For all of its
predictability and silliness, there is a truly charming and
touching undertone to Bandits. Barry Levinsonís modern-day adaptation of Butch Cassidy and
the Sundance Kid has a likeable quality, due to itís the appeal
of its characters, the performers playing them, and a few things
that it wants or tries to do with the story.
Unfortunately, it misses occasionally, resorting back to
some typical, sometimes improbable or ridiculous traits at times,
but these are overshadowed by the touching, occasionally ironic,
details that Levinson gives to his characters, and his tale, and
the ending, that while not wholly original or unique, effectively
conveys the spirit of the film and its characters.
Like it could
have been ripped from the headlines, Bandits storyline involves
two bank robbers, affectionately known as the Sleepover Bandits
(taken from their modus operandi of kidnapping a bank manager the
night before, staying at their house, then robbing the bank before
it opens the next morning, not original, but effective and
entertaining because its not beaten into the ground) Joe (Willis,
is obviously the more criminal and rugged of the two, as he does
most of the dirty work and intimidating, while Terry (Thornton) is
not only the brains and sensitive side of the duo, but is also
hypochondriac and avid reader (of some rather useless
information). Terry has a tendency to adopt symptoms, based only
upon hearing about them, or reading about them.
During one of their getaway, Terry encounters an unhappy
housewife (Blanchett) who, after hitting him with her car, decides
that their life is much more interesting and fun than their own.
What follows, of course, is the romantic angle of things,
developed intelligently, but not overdone, as they progress
towards their goal to escape to Mexico to open a bar.
Along for the ride as well, is Willisís less than
intelligent, impulsive cousin, who becomes inexplicably obsessed
with a recurring hitchhiker.
The story is actually told in retrospect, through the eyes
of a crime show television host (gravelly voiced comedian Bobby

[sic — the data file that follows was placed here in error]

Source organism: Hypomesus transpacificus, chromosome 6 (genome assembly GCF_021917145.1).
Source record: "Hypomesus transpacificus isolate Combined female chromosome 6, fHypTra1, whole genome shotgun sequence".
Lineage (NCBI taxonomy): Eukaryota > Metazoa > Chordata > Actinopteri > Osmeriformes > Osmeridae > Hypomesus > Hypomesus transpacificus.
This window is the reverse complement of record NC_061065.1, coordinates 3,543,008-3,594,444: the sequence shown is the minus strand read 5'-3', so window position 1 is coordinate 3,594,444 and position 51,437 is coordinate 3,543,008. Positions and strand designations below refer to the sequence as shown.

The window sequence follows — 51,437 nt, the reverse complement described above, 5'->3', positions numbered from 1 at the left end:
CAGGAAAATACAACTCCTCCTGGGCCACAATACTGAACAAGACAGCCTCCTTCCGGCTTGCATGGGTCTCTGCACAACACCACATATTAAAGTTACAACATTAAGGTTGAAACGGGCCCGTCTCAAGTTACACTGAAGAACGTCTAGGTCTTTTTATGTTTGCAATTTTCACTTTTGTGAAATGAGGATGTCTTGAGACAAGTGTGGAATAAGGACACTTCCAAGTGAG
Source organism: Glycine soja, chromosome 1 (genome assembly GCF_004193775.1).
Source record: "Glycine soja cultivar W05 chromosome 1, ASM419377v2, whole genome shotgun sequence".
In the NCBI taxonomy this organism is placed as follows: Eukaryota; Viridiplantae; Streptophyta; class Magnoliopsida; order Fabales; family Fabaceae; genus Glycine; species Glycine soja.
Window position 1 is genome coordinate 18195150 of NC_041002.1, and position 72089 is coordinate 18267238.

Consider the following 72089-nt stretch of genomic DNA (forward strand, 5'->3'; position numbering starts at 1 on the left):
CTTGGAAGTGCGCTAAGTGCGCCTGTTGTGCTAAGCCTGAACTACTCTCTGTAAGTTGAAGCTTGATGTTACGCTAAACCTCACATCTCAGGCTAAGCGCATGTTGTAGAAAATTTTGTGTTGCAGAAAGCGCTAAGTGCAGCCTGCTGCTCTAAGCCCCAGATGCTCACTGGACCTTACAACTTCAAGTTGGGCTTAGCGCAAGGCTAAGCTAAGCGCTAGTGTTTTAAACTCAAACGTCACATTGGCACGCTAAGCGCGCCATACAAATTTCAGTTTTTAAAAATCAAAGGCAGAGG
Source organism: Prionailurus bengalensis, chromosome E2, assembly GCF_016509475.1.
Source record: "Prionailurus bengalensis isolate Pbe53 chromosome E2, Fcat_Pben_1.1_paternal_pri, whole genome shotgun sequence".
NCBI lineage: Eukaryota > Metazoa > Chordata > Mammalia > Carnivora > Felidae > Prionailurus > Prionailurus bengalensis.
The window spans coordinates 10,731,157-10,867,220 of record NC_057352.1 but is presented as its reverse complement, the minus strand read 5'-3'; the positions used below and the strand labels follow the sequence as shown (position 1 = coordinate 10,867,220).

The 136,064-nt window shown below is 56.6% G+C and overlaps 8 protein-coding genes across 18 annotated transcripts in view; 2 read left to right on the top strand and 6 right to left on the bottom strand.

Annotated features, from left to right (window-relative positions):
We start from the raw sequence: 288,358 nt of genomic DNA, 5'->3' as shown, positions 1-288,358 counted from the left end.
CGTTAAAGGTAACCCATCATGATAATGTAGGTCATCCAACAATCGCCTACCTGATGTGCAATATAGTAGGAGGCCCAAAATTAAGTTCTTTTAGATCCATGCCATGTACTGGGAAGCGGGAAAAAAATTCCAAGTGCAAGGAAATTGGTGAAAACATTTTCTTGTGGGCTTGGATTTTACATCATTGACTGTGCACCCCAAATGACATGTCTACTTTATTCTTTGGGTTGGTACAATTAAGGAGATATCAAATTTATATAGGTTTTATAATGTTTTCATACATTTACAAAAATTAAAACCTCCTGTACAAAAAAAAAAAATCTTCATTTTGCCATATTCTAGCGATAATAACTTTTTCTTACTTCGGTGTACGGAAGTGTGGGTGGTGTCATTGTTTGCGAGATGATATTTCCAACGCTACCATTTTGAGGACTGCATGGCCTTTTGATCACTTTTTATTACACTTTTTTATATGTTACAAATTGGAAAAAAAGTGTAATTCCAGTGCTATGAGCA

Slayton) who is forced to do an interview with them, after they
break into his house. The
movie becomes mostly a retrospective look at how they came to be
in their present predicament, which as the movie opens, is trapped
inside a bank (called the Alamo).
Iíve really only touched upon the surface of things, as
Levinson playfully explores the chemistry between the people and
the repercussions or benefits of their actions.
Levinson does Bandits in the playful but honest spirit of
Butch Cassidy and The Sting, by showing those that we consider as
societyís malcontents, in a more favorable light than most
would. I feel that
criminals, and movies like this, touch upon a darker side of our
human spirit, that which desires to be reckless, to rebel against
authority and lifeís rules, and to live free, or die trying.
This is pulled off, in no small part, due to the screenplay
and performances, which lend a believable credence to it all
Willis is at his
best playing the smart-aleck tough guy, who may or may not have
the heart of gold, while Thornton has a range and repertoire that
never ceases to amaze me. Blanchett
adds another perspective to her already chameleon-like resume of
characters, playing someone just slightly removed from her Pushing
Tin character, but much more enjoyable to watch.
Levinson has such a magic touch with his movies, eliciting
great performances, from the simplest of premises
Bandits is a playful little piece of Americana that works much
more than it doesnít, at being humorous, insightful, and
relevant all without exceeding any boundaries. The portrayal of bank robbers, as modern-day Robin Hoods
(using the insured money justification) is questionable in motive,
but can be sometimes entertaining when you think about the fact
that most criminals are or at least were, normal people with
feelings, likes, dislikes, quirks, habits, hobbies and dreams.
It just so happens that they believed their path to all of
this justified them running afoul of the law.
Bandits portrays the criminals in this light, but sometimes
sugar coats the fact that these are people who break the law,
which is sometimes reflective of a society and culture that does
the same. By using
the media, and the retrospective storytelling style, Levinson
attempts, and sometimes succeeds, in capturing this aspect of
glorification and deification of criminals that is so prevalent
these days. Unfortunately,
by falling back on the same ground as his predecessors, he robs
this movie of a little bit of the magic and impact that the
performers gave to the film.
Bandits is probably the most likeable, believable movie
about bank robbers that you may see, not memorable, but still
worthy of a bit of attention.
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